George Vernon Russell, an award-winning architect whose projects ranged from a mobile battlefield headquarters for Gen. Dwight D. Eisenhower to the master plan for UC Riverside, has died.
His son, Colin Russell, said this week that his father was 83 when he died at his Pasadena home March 17.
In a career that spanned five decades, Russell’s credits ranged from such World War II projects as Eisenhower’s posh two-unit rolling headquarters and air bases in Ireland and England to the 1976 three-story, 56,000-square-foot addition to the Los Angeles County Museum of Natural History in Exposition Park.
In intervening years he won awards for excellence at the 1953 Berlin Trade Fair for the design of the Republic Supply Co. building in San Leandro, Calif.; was named president in 1958 of the Southern California Chapter of American Institute of Architects, and that same year captured the national Church Architectural Guild of America’s first prize for a chapel he designed at Cate School in Carpinteria.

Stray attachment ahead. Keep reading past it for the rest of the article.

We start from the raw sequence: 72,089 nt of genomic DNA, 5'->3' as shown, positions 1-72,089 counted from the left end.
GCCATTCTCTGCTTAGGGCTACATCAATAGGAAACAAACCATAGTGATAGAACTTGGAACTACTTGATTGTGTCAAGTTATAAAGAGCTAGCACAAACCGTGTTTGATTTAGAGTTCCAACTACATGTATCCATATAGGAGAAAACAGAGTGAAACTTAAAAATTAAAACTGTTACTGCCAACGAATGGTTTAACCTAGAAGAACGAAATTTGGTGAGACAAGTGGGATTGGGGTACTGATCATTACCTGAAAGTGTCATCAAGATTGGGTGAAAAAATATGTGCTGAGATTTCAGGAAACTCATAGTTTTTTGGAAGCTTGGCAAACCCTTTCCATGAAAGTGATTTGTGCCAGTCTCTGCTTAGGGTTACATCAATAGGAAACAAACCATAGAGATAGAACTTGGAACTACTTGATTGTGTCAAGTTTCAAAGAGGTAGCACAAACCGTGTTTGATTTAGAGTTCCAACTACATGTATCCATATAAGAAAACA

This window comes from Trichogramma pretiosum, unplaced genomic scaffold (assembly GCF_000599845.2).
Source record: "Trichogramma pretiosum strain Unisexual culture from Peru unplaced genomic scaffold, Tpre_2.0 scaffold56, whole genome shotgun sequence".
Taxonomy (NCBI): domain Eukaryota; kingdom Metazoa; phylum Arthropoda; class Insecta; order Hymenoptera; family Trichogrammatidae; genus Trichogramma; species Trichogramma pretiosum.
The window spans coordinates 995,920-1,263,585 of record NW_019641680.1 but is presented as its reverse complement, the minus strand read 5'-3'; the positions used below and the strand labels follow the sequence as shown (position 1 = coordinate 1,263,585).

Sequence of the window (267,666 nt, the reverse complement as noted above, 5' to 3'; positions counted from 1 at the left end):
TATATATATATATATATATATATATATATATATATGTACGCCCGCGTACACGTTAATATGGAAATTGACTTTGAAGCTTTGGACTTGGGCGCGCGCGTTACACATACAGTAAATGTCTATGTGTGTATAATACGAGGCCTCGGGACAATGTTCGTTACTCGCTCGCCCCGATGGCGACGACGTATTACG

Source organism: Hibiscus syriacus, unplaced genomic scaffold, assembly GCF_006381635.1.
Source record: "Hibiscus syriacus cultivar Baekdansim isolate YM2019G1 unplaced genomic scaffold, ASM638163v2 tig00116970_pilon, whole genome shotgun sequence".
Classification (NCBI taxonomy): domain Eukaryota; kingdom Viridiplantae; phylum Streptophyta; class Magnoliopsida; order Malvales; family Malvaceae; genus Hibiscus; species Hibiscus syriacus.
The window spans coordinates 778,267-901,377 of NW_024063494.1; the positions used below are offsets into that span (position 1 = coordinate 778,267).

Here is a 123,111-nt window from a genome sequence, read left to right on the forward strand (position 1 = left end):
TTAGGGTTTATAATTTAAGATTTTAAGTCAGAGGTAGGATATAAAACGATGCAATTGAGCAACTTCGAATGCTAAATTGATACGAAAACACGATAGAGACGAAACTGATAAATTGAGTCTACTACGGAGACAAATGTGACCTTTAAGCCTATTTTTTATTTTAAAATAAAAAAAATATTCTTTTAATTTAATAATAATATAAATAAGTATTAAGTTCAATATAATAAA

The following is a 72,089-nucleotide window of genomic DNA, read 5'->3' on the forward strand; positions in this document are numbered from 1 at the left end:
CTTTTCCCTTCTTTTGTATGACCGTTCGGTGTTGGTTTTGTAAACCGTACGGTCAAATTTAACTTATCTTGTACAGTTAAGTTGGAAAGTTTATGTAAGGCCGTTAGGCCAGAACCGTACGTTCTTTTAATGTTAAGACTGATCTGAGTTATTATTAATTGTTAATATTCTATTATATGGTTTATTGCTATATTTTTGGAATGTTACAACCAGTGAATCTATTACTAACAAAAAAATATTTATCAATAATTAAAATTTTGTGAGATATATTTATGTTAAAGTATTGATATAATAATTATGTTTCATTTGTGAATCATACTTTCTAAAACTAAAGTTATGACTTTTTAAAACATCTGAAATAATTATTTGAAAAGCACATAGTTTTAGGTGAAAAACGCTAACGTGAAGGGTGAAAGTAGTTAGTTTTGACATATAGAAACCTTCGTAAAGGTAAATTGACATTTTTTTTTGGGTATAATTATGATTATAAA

Born in San Bernardino, Russell had intended to become a bridge designer. But a year at Caltech proved discouraging and he transferred to the architecture school at the University of Seattle. He also studied in Europe and North Africa before returning to the United States where he worked as a draftsman/designer in New York.
Russell returned to California in 1933 and worked as a set designer in Hollywood and, at the outbreak of World War II, moved to London, where his commissions grew.
After the war he settled in Pasadena, where he worked for many years, and taught at USC.
In addition to his son, he is survived by his wife, Dorothy, another son, Ian, a daughter, Kirsty and two grandsons. Services will be private and donations in his name are asked to the Southwest Museum.